Pick and choose

Connaughton said horses routinely pop up on Craigslist, sold cheap by families who can no longer afford them. Rescue groups and kill buyers scour these ads. But Connaughton has to pick and choose.

She spends whole days in the car, driving to auctions, picking up horses, dropping off horses. At auctions in Oregon and Washington, she walks through, examining the horses.

“I pick the ones I think I can re-home,” she said. Though she has made a home on her own property for older, disabled and difficult horses, she has to be realistic about what the average person is willing to take on. She can only save so many. At auction, her “yes” or “no” can mean life or death for a horse.

“It’s horrible,” she said. “It’s absolutely horrible.”

‘Better horses

For Eugene Livestock Auction owner Bruce Anderson the situation is less complex: When the bidding ends, the person with the highest bid owns the animal.

“I can’t say, ‘You can’t buy this horse,” he said.

The horse meat industry is an established reality, he said, and he often sees four to five kill buyers at every auction.

Those interested in buying a companion or working horse are only buying a handful of horses per auction while the meat buyers, with their quotas to fill, are buying dozens at a time.

Despite her own opinions on slaughterhouses, Connaughton does not think the kill buyers are bad people.

“It’s business to them,” she said, adding, “And it’s business to me, in some ways. Deep down, they are compassionate and they do love horses, but it’s business and it’s money.”

Anderson agrees.

“I’m in the horse business because I like horses,” he said. “I love horses.”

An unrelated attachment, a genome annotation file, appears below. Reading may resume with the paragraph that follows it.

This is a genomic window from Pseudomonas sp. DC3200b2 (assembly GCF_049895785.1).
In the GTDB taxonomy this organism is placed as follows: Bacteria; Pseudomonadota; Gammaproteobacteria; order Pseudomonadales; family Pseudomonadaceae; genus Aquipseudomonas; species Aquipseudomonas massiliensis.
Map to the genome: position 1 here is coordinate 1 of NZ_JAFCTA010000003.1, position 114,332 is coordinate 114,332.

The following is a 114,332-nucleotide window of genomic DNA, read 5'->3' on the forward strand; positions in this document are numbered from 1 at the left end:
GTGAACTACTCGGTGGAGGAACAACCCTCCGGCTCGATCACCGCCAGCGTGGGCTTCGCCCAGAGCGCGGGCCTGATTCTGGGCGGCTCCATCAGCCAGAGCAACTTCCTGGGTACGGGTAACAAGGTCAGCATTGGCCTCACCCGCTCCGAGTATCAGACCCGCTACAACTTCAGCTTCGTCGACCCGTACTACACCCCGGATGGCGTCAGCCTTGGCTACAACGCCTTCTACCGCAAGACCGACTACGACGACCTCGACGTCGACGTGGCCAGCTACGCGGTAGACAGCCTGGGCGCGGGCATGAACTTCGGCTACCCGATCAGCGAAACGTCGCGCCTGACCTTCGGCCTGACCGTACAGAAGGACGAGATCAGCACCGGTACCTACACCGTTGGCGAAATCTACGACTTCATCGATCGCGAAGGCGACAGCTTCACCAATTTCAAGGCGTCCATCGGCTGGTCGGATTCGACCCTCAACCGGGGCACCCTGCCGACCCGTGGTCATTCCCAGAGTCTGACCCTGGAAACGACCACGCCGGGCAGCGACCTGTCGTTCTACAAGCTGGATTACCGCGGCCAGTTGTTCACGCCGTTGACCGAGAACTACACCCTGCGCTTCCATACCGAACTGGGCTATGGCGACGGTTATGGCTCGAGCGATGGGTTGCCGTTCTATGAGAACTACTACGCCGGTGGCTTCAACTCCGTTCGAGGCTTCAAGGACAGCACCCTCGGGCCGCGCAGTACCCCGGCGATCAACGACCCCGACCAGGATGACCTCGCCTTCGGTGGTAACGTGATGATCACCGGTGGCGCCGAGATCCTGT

While he says he would probably never sell any of his horses to the kill buyers, this is because he has the resources to euthanize his animals. And like many who have grown up with the dual definition of horses as both livestock and companions, he takes a pragmatic view of the slaughter market.

To him there are horses, and then there are “better horses.”

“There are some horses that are mean and absolutely useless,” he said. “Canners” as they’re sometimes called by meat buyers.

“Especially with the economy the way it is, not enough people who used to be able to afford to maintain a horse can anymore,” Anderson said. “So where are they going to go? They have to go somewhere.”

In 2011, following a Government Office of Accountability report detailing the unintended consequences of the 2006 ban - horse abuse and abandonment have increased since the ban - President Barack Obama quietly reversed the ban and, as of December, some U.S. slaughterhouses are looking to begin business again.


Cajun was lucky.

It was Laudahl’s rescue group and Scappoose resident JJ Duehren who last month went to the Eugene Livestock Auction, saw Cajun and bid against the kill buyer to rescue the horse for $120.

Duehren had been part of a group looking at the 14-year-old horse when a woman and her young daughter approached them. The little girl was in tears. The woman explained they needed to sell Cajun because they were losing their house and couldn’t afford to keep him. Duehren promised to try to buy the horse.

At the end of the auction, she had Cajun. Hoping to place him in a good home, she posted three Craigslist ads and waited.

In Silverton, Heide and her mother Darlene Huddleston received a phone call: Cajun had been at an auction, but the caller had no idea who had bought him.

“That’s when we all started crying,” Huddleston said. Heide went online to check Craigslist, where she stumbled on Duehren’s ads. Even though she hadn’t seen the horse in 18 months, she recognized him immediately. He had lost weight and his once gleaming coat was scruffy, but it was Cajun.

Huddleston still held his ownership papers and Duehren reunited the horse and owners on Feb. 2. Heide said they aren’t going to let him out of their sight.

“We don’t want to go through that again,” she said. “If anyone wants to come out and ride him, they can. But he’s not going to go anywhere.”